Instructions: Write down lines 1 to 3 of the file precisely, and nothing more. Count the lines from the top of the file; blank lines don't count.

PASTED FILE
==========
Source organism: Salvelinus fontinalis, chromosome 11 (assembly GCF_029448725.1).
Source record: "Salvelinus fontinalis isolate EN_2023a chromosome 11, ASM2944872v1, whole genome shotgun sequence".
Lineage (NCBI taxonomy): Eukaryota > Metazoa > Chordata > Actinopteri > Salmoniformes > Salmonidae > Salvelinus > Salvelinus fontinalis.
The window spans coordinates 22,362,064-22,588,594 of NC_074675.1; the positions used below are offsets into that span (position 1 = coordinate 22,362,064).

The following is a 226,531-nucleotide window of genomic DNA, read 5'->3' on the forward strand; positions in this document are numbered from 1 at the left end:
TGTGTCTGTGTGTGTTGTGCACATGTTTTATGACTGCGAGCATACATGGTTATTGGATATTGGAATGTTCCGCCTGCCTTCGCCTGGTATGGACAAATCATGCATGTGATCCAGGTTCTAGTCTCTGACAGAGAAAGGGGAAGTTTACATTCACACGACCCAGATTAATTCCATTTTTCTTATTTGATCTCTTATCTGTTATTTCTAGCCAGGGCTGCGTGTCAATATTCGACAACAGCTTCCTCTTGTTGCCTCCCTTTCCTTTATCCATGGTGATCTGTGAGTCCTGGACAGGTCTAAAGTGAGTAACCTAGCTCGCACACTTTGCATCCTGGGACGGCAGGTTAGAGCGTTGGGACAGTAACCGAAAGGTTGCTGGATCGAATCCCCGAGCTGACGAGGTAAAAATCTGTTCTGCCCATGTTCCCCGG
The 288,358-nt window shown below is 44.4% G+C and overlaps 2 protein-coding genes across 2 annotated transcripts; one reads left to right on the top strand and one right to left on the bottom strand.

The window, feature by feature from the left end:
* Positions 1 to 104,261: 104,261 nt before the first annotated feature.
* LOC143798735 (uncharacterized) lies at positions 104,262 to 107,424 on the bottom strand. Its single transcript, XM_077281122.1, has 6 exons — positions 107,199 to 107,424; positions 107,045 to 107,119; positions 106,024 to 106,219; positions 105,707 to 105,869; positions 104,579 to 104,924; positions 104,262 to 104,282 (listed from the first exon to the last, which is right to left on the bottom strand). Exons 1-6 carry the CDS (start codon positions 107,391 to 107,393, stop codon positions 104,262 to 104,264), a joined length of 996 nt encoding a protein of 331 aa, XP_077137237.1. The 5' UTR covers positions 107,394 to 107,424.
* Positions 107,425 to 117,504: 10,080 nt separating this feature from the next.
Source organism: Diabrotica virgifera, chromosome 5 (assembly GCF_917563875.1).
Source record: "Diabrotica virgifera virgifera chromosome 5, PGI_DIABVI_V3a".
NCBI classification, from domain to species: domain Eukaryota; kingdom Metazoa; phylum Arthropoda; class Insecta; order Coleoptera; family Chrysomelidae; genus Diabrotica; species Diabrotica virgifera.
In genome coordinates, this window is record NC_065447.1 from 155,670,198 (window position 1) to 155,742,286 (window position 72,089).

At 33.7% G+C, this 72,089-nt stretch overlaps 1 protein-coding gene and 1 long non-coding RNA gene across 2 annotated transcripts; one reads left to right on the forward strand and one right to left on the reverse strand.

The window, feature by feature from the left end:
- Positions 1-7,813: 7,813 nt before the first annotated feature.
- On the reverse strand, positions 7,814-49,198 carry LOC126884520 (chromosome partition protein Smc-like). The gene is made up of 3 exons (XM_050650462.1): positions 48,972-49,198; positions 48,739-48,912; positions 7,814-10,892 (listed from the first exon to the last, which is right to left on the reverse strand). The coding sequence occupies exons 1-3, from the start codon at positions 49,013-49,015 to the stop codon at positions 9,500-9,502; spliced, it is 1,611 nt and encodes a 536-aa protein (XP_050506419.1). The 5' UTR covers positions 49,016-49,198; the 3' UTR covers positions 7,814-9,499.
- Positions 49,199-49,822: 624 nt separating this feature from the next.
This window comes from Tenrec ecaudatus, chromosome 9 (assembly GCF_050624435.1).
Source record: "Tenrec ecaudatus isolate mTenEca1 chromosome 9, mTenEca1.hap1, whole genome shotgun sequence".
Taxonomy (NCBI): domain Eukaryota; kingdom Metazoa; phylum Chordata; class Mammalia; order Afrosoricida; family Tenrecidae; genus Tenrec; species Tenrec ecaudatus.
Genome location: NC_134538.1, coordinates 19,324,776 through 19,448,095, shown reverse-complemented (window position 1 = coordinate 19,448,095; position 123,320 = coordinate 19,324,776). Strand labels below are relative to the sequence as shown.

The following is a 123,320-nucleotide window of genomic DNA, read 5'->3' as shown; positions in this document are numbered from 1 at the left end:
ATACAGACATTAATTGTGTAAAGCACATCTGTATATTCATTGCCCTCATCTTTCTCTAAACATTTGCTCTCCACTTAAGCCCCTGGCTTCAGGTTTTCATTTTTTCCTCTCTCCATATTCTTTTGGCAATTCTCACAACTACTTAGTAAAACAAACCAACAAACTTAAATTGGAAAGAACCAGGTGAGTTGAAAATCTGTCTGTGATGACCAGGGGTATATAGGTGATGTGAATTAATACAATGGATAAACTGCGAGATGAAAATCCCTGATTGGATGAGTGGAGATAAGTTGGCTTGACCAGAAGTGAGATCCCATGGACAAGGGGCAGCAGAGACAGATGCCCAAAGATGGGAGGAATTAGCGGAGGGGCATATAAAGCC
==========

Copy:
Source organism: Salvelinus fontinalis, chromosome 11 (assembly GCF_029448725.1).
Source record: "Salvelinus fontinalis isolate EN_2023a chromosome 11, ASM2944872v1, whole genome shotgun sequence".
Lineage (NCBI taxonomy): Eukaryota > Metazoa > Chordata > Actinopteri > Salmoniformes > Salmonidae > Salvelinus > Salvelinus fontinalis.